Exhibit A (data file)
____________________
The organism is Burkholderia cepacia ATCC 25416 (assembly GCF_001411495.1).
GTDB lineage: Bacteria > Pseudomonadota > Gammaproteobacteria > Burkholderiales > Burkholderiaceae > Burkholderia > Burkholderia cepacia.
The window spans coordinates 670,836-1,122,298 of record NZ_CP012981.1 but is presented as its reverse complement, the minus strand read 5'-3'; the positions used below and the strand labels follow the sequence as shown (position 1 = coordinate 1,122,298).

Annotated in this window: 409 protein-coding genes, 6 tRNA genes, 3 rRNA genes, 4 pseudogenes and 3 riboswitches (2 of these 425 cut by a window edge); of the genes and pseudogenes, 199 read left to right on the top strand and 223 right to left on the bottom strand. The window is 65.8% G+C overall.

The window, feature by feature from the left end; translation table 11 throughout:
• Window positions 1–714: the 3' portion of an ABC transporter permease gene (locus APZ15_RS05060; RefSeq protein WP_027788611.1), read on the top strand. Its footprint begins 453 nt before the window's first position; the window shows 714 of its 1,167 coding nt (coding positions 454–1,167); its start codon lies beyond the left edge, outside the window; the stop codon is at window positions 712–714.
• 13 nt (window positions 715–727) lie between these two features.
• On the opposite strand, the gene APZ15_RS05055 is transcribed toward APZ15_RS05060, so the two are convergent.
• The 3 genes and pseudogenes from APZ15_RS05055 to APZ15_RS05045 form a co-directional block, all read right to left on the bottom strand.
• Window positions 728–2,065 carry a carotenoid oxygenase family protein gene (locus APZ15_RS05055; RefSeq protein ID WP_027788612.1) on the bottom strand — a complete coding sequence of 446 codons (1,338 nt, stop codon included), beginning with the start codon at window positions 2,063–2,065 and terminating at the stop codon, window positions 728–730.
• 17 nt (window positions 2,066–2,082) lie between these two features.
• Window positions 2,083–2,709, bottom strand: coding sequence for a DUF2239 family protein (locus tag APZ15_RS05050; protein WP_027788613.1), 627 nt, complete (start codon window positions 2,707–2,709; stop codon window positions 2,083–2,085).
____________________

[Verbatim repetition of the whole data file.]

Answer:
The organism is Burkholderia cepacia ATCC 25416 (assembly GCF_001411495.1).
GTDB lineage: Bacteria > Pseudomonadota > Gammaproteobacteria > Burkholderiales > Burkholderiaceae > Burkholderia > Burkholderia cepacia.
The window spans coordinates 670,836-1,122,298 of record NZ_CP012981.1 but is presented as its reverse complement, the minus strand read 5'-3'; the positions used below and the strand labels follow the sequence as shown (position 1 = coordinate 1,122,298).

Annotated in this window: 409 protein-coding genes, 6 tRNA genes, 3 rRNA genes, 4 pseudogenes and 3 riboswitches (2 of these 425 cut by a window edge); of the genes and pseudogenes, 199 read left to right on the top strand and 223 right to left on the bottom strand. The window is 65.8% G+C overall.

The window, feature by feature from the left end; translation table 11 throughout:
• Window positions 1–714: the 3' portion of an ABC transporter permease gene (locus APZ15_RS05060; RefSeq protein WP_027788611.1), read on the top strand. Its footprint begins 453 nt before the window's first position; the window shows 714 of its 1,167 coding nt (coding positions 454–1,167); its start codon lies beyond the left edge, outside the window; the stop codon is at window positions 712–714.
• 13 nt (window positions 715–727) lie between these two features.
• On the opposite strand, the gene APZ15_RS05055 is transcribed toward APZ15_RS05060, so the two are convergent.
• The 3 genes and pseudogenes from APZ15_RS05055 to APZ15_RS05045 form a co-directional block, all read right to left on the bottom strand.
• Window positions 728–2,065 carry a carotenoid oxygenase family protein gene (locus APZ15_RS05055; RefSeq protein ID WP_027788612.1) on the bottom strand — a complete coding sequence of 446 codons (1,338 nt, stop codon included), beginning with the start codon at window positions 2,063–2,065 and terminating at the stop codon, window positions 728–730.
• 17 nt (window positions 2,066–2,082) lie between these two features.
• Window positions 2,083–2,709, bottom strand: coding sequence for a DUF2239 family protein (locus tag APZ15_RS05050; protein WP_027788613.1), 627 nt, complete (start codon window positions 2,707–2,709; stop codon window positions 2,083–2,085).